8. From Kids, Through Kids, To Kids: Examining the Social Influence Strategies Used by Adolescents to Promote Prevention Among Peers

    Science.gov (United States)

    Krieger, Janice L.; Coveleski, Samantha; Hecht, Michael L.; Miller-Day, Michelle; Graham, John W.; Pettigrew, Jonathan; Kootsikas, Allison

    2014-01-01

    Recent technological advances have increased the interest and ability of lay audiences to create messages; however, the feasibility of incorporating lay multimedia messages into health campaigns has seldom been examined. Drawing on the principle of cultural grounding and narrative engagement theory, this article seeks to examine what types of messages adolescents believe are most effective in persuading their peers to resist substance use and to provide empirical data on the extent to which audience-generated intervention messages are consistent with the associated campaign philosophy and branding. Data for the current study are prevention messages created by students as part of a four-lesson substance use prevention “booster” program delivered to eighth-grade students in 20 rural schools in Pennsylvania and Ohio during 2010–2011. Content analysis results indicate that didactic message strategies were more common in audience-generated messages than narrative strategies, although strategy was somewhat dependent on the medium used. Two of the most common strategies that adolescents used to persuade peers not to use substances were negative consequences and identity appeals, and messages varied in the degree to which they were consistent with the theoretical underpinnings and program philosophy of the prevention campaign. Implications of the current study for understanding the social construction of substance use prevention messages among adolescents and incorporating audience-generated messages in health communication campaigns are discussed. PMID:23980520

  9. Mobilizing Communities around HIV Prevention for Youth: How Three Coalitions Applied Key Strategies to Bring about Structural Changes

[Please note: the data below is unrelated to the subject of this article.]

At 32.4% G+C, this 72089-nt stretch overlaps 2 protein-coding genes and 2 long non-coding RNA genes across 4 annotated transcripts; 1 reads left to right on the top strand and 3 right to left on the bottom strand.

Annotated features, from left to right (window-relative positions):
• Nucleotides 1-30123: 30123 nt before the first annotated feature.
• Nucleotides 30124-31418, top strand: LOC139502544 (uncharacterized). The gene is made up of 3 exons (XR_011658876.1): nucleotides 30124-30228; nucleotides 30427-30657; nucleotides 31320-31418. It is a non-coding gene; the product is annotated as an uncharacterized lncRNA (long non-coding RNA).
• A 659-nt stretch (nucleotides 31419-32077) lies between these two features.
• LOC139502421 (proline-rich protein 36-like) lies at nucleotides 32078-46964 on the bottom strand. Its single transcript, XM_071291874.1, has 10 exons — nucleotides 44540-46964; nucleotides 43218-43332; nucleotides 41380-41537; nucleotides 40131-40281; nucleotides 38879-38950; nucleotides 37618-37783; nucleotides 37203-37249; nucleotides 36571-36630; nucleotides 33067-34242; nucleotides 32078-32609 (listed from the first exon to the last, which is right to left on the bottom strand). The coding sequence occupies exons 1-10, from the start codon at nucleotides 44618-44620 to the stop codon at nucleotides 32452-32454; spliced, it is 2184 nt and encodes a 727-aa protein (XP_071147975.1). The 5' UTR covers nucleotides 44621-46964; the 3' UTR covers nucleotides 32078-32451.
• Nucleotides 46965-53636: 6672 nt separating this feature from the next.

Science.gov (United States)

    Chutuape, Kate S.; Willard, Nancy; Sanchez, Kenia; Straub, Diane M.; Ochoa, Tara N.; Howell, Kourtney; Rivera, Carmen; Ramos, Ibrahim; Ellen, Jonathan M.

    2010-01-01

    Increasingly, HIV prevention efforts must focus on altering features of the social and physical environment to reduce risks associated with HIV acquisition and transmission. Community coalitions provide a vehicle for bringing about sustainable structural changes. This article shares lessons and key strategies regarding how three community…

  10. Evaluating the implementation of "managing the risk of suicide: a suicide prevention strategy for the ACT 2009-2014".

    Science.gov (United States)

    Sheehan, Johann; Griffiths, Kathleen; Rickwood, Debra; Carron-Arthur, Bradley

    2015-01-01

    Over the past two decades, governments have invested significantly in policies and strategies to prevent the tragic loss of life to suicide. However, there has been little focus on evaluating the implementation of such policies. This paper reports on the evaluation of the implementation of "Managing the Risk of Suicide: A Suicide Prevention Strategy for the ACT 2009-2014," the Australian Capital Territory's (ACT) suicide prevention strategy. We sought to answer two questions: (1) Could agencies provide data reporting on their progress in implementing the activities for which they were responsible?; and (2) Could a judgment about implementation progress be made and, if so, to what extent was the activity implemented? Individually tailored electronic surveys were sent to 18 ACT agencies annually over 4 years to measure their progress in implementing activities for which they had responsibility. By year four, full data were provided for 64% of activities, maximal partial data for 9%, and minimal partial data for 27%. Forty-two per cent of activities were fully implemented, 20% were partially implemented, and 38% were not implemented or could not be measured. It is possible to measure implementation of suicide prevention strategies, but appropriate processes and dedicated resources must be in place at the outset.

  11. Prevention of capsule opacification after accommodating lens refilling : Pilot study of strategies evaluated in a monkey model

    NARCIS (Netherlands)

    Koopmans, Steven A.; Terwee, Thom; Hanssen, Alex; Martin, Heiner; Langner, Soenke; Stachs, Oliver; van Kooten, Theo G.

    PURPOSE: To test 2 strategies to prevent capsule opacification after accommodating lens refilling in a rhesus monkey model. SETTING: Animal laboratory and laboratory of European university medical centers. DESIGN: Experimental study. METHODS: Six rhesus monkeys had refilling of the lens capsular

  12. Encountering Gender: Resisting a Neo-Liberal Political Rationality for Sexuality Education as an HIV Prevention Strategy

    Science.gov (United States)

    Gacoin, Andrée E.

    2017-01-01

    Globally, sexuality education is framed as a key programmatic strategy for achieving HIV prevention among youth. In particular, sexuality education is positioned as a way to address gender inequalities and promote youth empowerment in relation to gendered identities. In this paper, I argue that the focus on what content should be taught and…

  13. Engaging black sub-Saharan African communities and their gatekeepers in HIV prevention programs: Challenges and strategies from England

    Directory of Open Access Journals (Sweden)

    Mathew Nyashanu

    2016-12-01